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According to the chart on page 4 of the NHTSA document Motorcycle Safety Program, motorcycle deaths per 100,000 registrations dropped something like 25% from 1990 to 1997 while the rate for all vehicles dropped only 13%. Were we showered with kudos on that news? Not that I can recall. But now that the rate has bounced back from that extraordinarily low level, we've got hand-wringing all around. Yet the reduction in fatality rate over the longer term--from 1990 to 2001--is the same from motorcycles and all other vehicles, around 15%.

As I wrote recently in another thread: When the motorcycle riding population grows as it did from from 1997 to 2001 (registrations increased nationally by 28%), average risk--not just total risk--will grow. Harry Hurt found that newbies are about 50% more likely to crash than experienced riders. So when the sport booms, the greater percentage of newbies will increase average risk, and fatality rates, not just raw numbers, will rise.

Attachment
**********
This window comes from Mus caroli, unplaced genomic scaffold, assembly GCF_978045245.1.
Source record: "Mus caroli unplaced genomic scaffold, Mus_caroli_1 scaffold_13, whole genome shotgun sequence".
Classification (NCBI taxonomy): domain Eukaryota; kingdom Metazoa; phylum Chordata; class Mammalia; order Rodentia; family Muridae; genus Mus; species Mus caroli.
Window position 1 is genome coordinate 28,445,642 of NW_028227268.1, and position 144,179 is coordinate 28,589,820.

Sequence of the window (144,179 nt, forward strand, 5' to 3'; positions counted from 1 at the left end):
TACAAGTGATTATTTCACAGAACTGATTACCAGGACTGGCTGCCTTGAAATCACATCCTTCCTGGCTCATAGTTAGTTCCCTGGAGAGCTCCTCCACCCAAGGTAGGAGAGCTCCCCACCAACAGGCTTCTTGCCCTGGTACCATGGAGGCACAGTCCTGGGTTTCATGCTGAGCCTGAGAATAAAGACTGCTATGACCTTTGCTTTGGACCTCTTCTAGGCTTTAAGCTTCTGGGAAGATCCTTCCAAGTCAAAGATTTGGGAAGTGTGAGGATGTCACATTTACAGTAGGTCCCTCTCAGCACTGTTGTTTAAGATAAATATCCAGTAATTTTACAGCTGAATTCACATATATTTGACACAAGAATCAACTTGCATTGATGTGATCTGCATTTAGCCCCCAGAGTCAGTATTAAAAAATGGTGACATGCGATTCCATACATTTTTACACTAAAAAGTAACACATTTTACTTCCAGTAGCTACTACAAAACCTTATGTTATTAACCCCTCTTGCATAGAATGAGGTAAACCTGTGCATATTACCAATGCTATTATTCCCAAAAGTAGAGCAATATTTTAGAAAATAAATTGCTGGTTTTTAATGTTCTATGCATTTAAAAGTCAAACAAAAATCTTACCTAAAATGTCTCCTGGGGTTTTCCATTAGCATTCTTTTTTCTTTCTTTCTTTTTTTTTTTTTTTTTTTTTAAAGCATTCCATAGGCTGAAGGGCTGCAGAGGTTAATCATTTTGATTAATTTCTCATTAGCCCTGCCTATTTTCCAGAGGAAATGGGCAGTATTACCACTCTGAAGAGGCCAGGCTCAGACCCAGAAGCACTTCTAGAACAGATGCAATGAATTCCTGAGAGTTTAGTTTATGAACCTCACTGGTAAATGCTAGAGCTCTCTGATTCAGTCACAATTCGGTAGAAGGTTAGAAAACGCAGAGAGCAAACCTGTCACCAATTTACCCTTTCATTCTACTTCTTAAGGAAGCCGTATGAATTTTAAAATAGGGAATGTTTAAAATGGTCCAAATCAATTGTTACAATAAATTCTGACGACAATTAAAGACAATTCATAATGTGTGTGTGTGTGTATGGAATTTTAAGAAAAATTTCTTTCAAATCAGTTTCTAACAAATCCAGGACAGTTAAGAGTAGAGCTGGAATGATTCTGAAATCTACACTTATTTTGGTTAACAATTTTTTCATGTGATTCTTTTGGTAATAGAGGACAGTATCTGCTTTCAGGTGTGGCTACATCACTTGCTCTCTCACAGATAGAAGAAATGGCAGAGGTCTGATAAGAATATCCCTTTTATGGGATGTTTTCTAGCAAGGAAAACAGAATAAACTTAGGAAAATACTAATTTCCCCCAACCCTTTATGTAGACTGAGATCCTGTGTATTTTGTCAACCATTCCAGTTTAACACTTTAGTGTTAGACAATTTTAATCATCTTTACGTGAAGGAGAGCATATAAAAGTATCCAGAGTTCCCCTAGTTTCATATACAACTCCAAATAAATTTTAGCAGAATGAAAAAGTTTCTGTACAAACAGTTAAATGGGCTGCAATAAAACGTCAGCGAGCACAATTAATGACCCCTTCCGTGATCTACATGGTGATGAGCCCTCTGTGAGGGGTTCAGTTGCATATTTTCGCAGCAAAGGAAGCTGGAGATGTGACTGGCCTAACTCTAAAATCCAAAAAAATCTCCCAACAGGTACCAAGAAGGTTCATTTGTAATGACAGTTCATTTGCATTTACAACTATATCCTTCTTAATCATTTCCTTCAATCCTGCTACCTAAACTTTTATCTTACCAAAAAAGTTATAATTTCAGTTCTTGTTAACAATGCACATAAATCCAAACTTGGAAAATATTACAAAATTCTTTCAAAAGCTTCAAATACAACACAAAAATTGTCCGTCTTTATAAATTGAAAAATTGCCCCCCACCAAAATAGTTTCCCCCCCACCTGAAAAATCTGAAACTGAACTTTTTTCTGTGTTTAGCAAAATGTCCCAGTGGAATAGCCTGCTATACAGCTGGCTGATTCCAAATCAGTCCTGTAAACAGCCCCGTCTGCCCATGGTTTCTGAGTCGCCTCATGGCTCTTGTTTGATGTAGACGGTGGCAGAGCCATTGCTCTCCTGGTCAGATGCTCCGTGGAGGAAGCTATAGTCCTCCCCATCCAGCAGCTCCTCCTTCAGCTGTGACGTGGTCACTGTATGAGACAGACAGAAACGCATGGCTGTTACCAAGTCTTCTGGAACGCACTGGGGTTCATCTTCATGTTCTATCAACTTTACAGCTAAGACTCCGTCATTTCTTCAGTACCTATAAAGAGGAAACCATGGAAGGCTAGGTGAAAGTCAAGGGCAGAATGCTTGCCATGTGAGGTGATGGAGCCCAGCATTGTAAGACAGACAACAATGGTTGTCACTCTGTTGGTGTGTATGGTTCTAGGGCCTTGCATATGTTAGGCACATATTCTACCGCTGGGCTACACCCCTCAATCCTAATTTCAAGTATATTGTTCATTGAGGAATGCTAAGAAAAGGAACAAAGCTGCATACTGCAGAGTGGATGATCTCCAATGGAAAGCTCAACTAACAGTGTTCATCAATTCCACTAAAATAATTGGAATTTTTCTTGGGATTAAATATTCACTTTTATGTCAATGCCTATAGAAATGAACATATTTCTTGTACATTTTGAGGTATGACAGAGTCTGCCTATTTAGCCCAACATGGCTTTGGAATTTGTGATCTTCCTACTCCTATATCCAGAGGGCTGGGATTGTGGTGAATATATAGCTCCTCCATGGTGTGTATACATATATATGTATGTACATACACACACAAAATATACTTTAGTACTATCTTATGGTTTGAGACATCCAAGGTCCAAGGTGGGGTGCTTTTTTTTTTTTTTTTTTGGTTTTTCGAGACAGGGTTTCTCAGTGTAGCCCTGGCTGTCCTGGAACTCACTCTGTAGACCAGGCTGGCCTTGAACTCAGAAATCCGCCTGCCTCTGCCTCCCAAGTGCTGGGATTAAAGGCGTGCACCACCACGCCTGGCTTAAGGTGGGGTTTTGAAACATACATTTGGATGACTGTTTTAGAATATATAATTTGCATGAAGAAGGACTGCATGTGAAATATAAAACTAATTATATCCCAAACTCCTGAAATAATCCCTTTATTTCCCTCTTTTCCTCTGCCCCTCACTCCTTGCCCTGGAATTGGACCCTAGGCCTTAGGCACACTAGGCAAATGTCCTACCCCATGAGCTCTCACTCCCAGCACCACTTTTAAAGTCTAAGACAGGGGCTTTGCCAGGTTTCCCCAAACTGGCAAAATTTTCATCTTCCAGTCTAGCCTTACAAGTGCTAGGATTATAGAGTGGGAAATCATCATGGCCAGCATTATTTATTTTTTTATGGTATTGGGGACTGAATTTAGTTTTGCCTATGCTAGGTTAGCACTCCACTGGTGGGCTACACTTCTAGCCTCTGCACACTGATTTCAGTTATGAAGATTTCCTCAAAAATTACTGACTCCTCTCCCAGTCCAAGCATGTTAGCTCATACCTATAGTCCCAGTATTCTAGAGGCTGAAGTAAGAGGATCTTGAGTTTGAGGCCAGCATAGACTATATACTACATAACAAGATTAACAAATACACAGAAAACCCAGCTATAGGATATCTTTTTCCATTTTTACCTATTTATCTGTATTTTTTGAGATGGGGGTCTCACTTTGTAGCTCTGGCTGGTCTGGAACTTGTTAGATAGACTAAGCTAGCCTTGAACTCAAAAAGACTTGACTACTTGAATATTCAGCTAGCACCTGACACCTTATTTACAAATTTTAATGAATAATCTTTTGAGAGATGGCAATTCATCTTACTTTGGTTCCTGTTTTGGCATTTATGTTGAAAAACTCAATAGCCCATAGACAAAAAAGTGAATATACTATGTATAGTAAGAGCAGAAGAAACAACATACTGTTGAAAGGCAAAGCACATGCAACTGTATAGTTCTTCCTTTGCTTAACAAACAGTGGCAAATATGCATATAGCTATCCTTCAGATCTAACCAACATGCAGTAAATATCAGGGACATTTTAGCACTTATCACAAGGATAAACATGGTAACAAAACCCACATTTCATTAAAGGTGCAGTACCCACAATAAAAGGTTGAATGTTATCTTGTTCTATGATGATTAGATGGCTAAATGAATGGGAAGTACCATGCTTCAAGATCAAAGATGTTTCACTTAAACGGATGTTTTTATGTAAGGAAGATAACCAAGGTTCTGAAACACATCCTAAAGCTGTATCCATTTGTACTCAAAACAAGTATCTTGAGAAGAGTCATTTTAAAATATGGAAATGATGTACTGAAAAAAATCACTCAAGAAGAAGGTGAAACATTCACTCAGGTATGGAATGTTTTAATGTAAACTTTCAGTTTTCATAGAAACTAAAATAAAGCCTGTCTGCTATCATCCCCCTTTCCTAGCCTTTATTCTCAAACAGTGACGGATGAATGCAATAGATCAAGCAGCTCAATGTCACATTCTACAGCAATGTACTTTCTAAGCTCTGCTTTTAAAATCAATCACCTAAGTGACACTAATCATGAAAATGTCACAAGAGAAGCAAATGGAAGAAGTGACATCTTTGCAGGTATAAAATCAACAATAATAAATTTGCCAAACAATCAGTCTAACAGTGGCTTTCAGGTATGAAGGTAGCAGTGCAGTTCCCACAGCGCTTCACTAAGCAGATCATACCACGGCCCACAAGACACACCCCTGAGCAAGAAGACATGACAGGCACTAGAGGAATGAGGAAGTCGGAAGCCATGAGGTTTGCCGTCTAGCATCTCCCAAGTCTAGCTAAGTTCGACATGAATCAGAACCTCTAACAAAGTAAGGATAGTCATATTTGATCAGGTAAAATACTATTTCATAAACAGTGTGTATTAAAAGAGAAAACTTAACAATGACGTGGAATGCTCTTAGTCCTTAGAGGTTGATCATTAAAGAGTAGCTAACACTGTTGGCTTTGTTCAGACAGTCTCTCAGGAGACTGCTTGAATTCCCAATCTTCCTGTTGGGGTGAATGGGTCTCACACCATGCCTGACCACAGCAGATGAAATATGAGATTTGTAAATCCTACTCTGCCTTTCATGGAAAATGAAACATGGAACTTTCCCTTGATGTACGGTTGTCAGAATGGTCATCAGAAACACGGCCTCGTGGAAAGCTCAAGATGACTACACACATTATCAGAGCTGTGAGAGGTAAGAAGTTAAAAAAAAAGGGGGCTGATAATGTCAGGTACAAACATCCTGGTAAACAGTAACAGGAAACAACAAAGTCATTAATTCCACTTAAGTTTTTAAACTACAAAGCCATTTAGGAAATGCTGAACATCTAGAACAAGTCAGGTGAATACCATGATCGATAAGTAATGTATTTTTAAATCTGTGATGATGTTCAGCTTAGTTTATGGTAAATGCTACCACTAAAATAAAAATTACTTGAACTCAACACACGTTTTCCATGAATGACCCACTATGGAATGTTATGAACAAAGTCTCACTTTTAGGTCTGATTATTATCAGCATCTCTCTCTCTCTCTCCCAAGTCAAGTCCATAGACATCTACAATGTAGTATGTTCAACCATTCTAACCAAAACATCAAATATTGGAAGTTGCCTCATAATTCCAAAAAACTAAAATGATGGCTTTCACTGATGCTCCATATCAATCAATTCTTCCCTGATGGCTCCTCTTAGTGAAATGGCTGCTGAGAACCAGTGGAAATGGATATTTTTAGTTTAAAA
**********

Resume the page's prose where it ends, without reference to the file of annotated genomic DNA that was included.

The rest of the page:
Conversely, when the sport declines as it did from 1980 to 1997 (registrations dropped by 34%), a smaller percentage of newbies will cause average risk in the population decline, and both fatality numbers and rates will fall. And that's exactly what happened from 1980 to 1997; deaths per 100,000 registrations dropped 39%.

So the increase in rates seen recently is the mirror image of the decrease seen through 1997. However, rates are still reasonably low even by historical comparison. The 2001 fatality rate per 100,000 registrations is still well below the 1980 rate.
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